Problem-oriented in approach

Your client’s problem may be a dysphoric mood, a relationship difficulty, an unhelpful behaviour (for example, a repetitive habit like hair-pulling), or an occupational problem (for example, frequent loss of jobs). CBT identifies what problems are pertinent for the client, and then focuses on resolving or reducing them. Problems are described in specific terms, not at the general level of diagnosis. For example, if a client was suffering from depression, you would want to know how this was actually affecting him and what specific aspects of the problem he wanted help with: e.g. for one person, this may be self-critical thoughts, low mood, social withdrawal, reduced interests, while for another it may be impaired concentration, poor sleep, tearfulness, and irritability.

Once you have agreed what problems will be tackled, goals are set for each problem and these goals provide the focus for treatment. The process of goal-setting explicitly focuses the client on where he hopes to be at the end of treatment, and in what ways he wants to be different from how he is now (see Chapter 11).

In choosing strategies to address your clients’ difficulties, you might well find that you draw on other strategies in addition to those laid out in this text. For example, interventions such as skills training (assertiveness, time management, etc.), or grief work, or couple therapy, may also be relevant. Whatever interventions are used, they should be evaluated so that you can review the efficacy of our treatment.

Guided discovery

The therapist uses a form of questioning often described as ‘Socratic’ in a process of guided discovery, helping the client to clarify his thoughts and beliefs (see Chapter 7). This involves carefully constructed questioning, to help clients understand the idiosyncratic meanings of situations, to work out for themselves alternative ways of looking at things and to test out the usefulness of new perspectives.

Behavioural methods

Behavioural interventions are a necessary element of CBT, and many assignments include behavioural tasks and experiments. These are used to test out new perspectives derived in treatment sessions, to enhance learning and also to encourage generalisation from treatment sessions to everyday life – where the changes really need to be made. There is a wide variety of possible behavioural interventions (seeChapter 9 for a thorough review of behavioural strategies), and some of the principles of behaviour therapy have been directly adopted by CBT: for example, taking a graded approach to new tasks and breaking them down into manageable chunks.

In vivo work

CBT therapists often take therapy out of the office and into the real world, in order to help with assessment or to carry out a behavioural experiment. Such real-life ‘in vivo’ work can be invaluable. For example, a client with long-standing obsessional-compulsive disorder (OCD) may have become unaware of the detail of his obsessional rituals, and you may underestimate his problems unless you directly observe them. Similarly, it is important to check out that changes in belief in a clinic setting are translated into real-life settings, so it may be helpful to do experiments in vivo, possibly with the therapist accompanying the client.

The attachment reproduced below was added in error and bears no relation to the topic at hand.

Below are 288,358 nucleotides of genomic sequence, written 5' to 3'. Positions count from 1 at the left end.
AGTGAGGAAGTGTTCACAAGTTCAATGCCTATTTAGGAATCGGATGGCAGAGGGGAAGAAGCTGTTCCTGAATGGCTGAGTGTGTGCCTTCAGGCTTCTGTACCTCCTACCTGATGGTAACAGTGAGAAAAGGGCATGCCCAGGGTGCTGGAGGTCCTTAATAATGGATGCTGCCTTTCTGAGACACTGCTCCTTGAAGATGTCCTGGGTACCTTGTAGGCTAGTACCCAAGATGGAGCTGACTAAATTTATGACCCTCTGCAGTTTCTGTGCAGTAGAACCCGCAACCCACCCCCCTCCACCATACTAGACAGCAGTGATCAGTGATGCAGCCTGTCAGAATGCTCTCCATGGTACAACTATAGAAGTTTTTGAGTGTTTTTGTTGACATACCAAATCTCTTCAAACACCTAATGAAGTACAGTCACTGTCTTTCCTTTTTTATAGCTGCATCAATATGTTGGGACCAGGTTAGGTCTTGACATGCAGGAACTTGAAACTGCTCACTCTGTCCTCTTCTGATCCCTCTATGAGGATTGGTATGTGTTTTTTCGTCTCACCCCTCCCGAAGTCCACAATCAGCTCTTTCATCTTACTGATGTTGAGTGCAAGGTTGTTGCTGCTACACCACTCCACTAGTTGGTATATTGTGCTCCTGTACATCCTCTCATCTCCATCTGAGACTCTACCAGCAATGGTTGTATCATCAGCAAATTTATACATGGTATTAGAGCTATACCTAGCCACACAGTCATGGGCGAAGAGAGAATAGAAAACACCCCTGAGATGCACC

A man with health anxiety believed that if he became short of breath, he could pass out and die; he therefore made sure that he always stayed within reach of a doctor’s surgery. During therapy in the clinic, he had challenged this belief. With his agreement, the therapist then drove him into the countryside where neither of them knew the whereabouts of doctors’ surgeries, and they ran up and down the road to make him breathless (an activity he had been avoiding), so that he could test out his new belief that he would not pass out.

If the client is trying out a difficult new behaviour, it may be helpful for you to be there to offer encouragement and support. In some instances, therapist modelling of behaviours may be useful, although you should withdraw as soon as possible, and allow the client to continue alone in such experiments.

A woman with agoraphobia had catastrophic concerns about the consequences of becoming anxious, particularly that she would be publicly ridiculed if she were to soil herself. The client accompanied the therapist to a local shopping centre and observed from a distance the responses of members of the public to an obvious brown stain on the back of the therapist’s skirt – responses best described as studied indifference.

It is often possible to draw on the assistance of relatives or friends for in vivo work, but this must be planned carefully, with an eye to detail, and it may be necessary to help the aide identify and challenge unhelpful thoughts of their own. For example, a spouse may believe that exposing their loved one to panic may be harmful; such a belief would be counterproductive in a behavioural experiment about the consequences of panic.

Summaries and feedback

CBT makes frequent use of summaries and feedback during sessions, which is one way of keeping the agenda in focus. You might pause to summarise the main points under discussion approximately every 10 minutes, and more frequently than that in the early stages of therapy. Summaries should include the emotions that the client has described, and the meaning of the event or situation for him. This is not supposed to be an interpretation of what the client has said. Indeed, it is better to use the client’s own words as far as possible, rather than substitute your own. The latter may significantly change the meaning for the client, especially if he has used a metaphor or some idiosyncratic phrasing.

It can be equally helpful to ask your client to summarise the discussion, by saying, for example: ‘Can you feed back to me what you think the main points of our discussion are so far? I would just like to check out that I am on the same track as you.’

This provision of summaries helps to ensure a shared understanding of key points. It is sometimes startling to learn how misunderstood the client or the therapist has been.